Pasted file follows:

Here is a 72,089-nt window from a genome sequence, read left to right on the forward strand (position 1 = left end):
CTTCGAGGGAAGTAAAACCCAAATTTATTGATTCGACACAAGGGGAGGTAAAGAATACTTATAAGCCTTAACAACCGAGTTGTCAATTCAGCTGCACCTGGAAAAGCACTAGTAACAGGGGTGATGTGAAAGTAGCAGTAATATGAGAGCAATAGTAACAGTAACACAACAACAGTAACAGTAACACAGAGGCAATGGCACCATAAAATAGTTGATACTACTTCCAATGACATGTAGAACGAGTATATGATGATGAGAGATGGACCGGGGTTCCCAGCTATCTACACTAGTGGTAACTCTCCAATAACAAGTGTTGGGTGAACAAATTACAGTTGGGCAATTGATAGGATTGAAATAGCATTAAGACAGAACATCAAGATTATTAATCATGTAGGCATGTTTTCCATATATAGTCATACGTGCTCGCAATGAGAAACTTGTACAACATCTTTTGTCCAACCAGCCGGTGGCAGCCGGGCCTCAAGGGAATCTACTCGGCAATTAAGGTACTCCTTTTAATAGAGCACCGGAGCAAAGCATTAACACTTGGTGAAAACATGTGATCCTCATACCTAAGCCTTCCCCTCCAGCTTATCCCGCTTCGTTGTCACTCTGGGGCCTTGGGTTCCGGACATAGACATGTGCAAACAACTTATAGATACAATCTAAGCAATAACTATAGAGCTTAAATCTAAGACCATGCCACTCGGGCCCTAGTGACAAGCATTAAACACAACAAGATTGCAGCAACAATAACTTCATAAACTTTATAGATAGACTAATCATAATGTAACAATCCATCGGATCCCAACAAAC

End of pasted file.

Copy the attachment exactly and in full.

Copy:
Here is a 72,089-nt window from a genome sequence, read left to right on the forward strand (position 1 = left end):
CTTCGAGGGAAGTAAAACCCAAATTTATTGATTCGACACAAGGGGAGGTAAAGAATACTTATAAGCCTTAACAACCGAGTTGTCAATTCAGCTGCACCTGGAAAAGCACTAGTAACAGGGGTGATGTGAAAGTAGCAGTAATATGAGAGCAATAGTAACAGTAACACAACAACAGTAACAGTAACACAGAGGCAATGGCACCATAAAATAGTTGATACTACTTCCAATGACATGTAGAACGAGTATATGATGATGAGAGATGGACCGGGGTTCCCAGCTATCTACACTAGTGGTAACTCTCCAATAACAAGTGTTGGGTGAACAAATTACAGTTGGGCAATTGATAGGATTGAAATAGCATTAAGACAGAACATCAAGATTATTAATCATGTAGGCATGTTTTCCATATATAGTCATACGTGCTCGCAATGAGAAACTTGTACAACATCTTTTGTCCAACCAGCCGGTGGCAGCCGGGCCTCAAGGGAATCTACTCGGCAATTAAGGTACTCCTTTTAATAGAGCACCGGAGCAAAGCATTAACACTTGGTGAAAACATGTGATCCTCATACCTAAGCCTTCCCCTCCAGCTTATCCCGCTTCGTTGTCACTCTGGGGCCTTGGGTTCCGGACATAGACATGTGCAAACAACTTATAGATACAATCTAAGCAATAACTATAGAGCTTAAATCTAAGACCATGCCACTCGGGCCCTAGTGACAAGCATTAAACACAACAAGATTGCAGCAACAATAACTTCATAAACTTTATAGATAGACTAATCATAATGTAACAATCCATCGGATCCCAACAAAC